Seeking What Is

Here’s a quotation from a poem by Hakuin called The Song of Meditation. You can Google this and find the complete poem online.

 

Not knowing it is near, they seek it afar. What a pity! It is like one in the water who cries out for thirst; It is like the child of a rich house who has strayed away among the poor.

This poem refers to our essential nature, which is always present. It cannot be otherwise because the “it” is just reality which includes everything. This is Buddha-nature. Buddha-nature is the simultaneous arising of everything which makes the world. When we are lost and seeking something called enlightenment, this is our true nature asking to be released from delusion or suffering. That true nature is, as Dogen said in Bussho (“Buddha-nature”), “all beings are Buddha-nature.” Since this is our true nature, how can we go looking for it outside of ourselves? Zen Master Jiju Kennett wrote a book called “Selling Water By the River: A Manual of Zen Training.” Her point was that the teachings were like selling a person what they already have. Yet, this is not the whole truth, because although we are looking for what we already are, we cannot find it without help. We are like the child who is already endowed with riches, who thinks themselves in poverty.

 

When this “thing” called enlightenment is attained, it is the realignment of our understanding about our place in this world. We go from thinking we are separate and fearful, to realizing that we are part of a large whole called “just this.” “Just this” is everyday life. Yet, knowing this does not necessarily mean that we will suddenly understand and actualize our situation. Morality, skillful means, wisdom, compassion, empathy and all the virtuous things we are, come from knowing our interconnected, interpenetrating state as Buddha-nature. Yet, when I tell you that, you will not necessarily  respond with those qualities. So, how do we find or realize our true nature? That’s a tough question we’d all like an answer to. Buddhism answers that we rely on the teachings, the teacher, and our spiritual community. This also takes the form of meditation (zazen), service and community. We must engage with the teachings in order to enact the teaching. We have to find a teacher and a community to work with and even then it may take  quite some time. So our effort has to be patient, yet steady. This is a very interactive process. It is also a personal process, because we are each different. It is a universal process because we are all one true nature.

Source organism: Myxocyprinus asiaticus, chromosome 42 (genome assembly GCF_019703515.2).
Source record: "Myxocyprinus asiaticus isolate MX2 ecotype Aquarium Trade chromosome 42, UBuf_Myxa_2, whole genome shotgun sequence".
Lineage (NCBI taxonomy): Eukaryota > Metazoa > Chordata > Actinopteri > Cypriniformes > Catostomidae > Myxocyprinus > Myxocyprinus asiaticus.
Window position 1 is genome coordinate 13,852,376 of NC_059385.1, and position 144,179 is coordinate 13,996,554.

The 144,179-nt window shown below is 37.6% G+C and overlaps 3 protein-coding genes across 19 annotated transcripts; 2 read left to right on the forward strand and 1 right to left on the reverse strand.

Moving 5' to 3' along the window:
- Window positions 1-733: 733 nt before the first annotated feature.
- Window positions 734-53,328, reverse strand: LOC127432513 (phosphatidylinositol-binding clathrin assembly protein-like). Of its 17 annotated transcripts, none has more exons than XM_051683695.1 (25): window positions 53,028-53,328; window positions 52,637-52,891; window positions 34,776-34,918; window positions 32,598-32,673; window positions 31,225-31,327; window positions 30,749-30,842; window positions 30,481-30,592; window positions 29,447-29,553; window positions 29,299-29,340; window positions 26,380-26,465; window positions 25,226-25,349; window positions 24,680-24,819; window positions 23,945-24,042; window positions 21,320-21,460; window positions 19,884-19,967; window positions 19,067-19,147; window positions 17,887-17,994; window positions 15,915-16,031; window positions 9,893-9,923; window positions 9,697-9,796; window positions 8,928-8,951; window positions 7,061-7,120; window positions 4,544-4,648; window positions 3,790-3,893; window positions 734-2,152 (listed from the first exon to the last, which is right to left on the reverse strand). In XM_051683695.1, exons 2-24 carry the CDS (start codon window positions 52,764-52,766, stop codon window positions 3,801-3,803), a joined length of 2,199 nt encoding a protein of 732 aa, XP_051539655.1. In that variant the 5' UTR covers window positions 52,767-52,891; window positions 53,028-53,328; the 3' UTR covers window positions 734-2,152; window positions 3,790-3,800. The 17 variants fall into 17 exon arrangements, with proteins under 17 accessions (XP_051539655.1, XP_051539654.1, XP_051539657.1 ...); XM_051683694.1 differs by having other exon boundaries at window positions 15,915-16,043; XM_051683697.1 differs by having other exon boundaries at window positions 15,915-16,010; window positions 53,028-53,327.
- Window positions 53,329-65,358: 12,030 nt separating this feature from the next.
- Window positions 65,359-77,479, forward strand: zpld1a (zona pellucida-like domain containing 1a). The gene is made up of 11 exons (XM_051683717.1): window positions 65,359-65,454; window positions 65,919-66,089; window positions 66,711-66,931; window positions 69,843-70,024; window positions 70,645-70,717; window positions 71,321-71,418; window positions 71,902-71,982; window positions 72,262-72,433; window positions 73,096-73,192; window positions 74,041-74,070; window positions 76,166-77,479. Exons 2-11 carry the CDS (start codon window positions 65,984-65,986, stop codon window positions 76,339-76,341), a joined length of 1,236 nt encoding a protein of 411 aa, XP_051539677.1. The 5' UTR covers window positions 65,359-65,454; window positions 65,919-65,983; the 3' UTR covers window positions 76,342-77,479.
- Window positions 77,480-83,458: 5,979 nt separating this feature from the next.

I encourage you to find a teacher if you do not have one. Find a community and find a path. No matter what you decide to do, once you have found your place stick with it. Find your true home.

 

May you have a wonderful week, Shinshu

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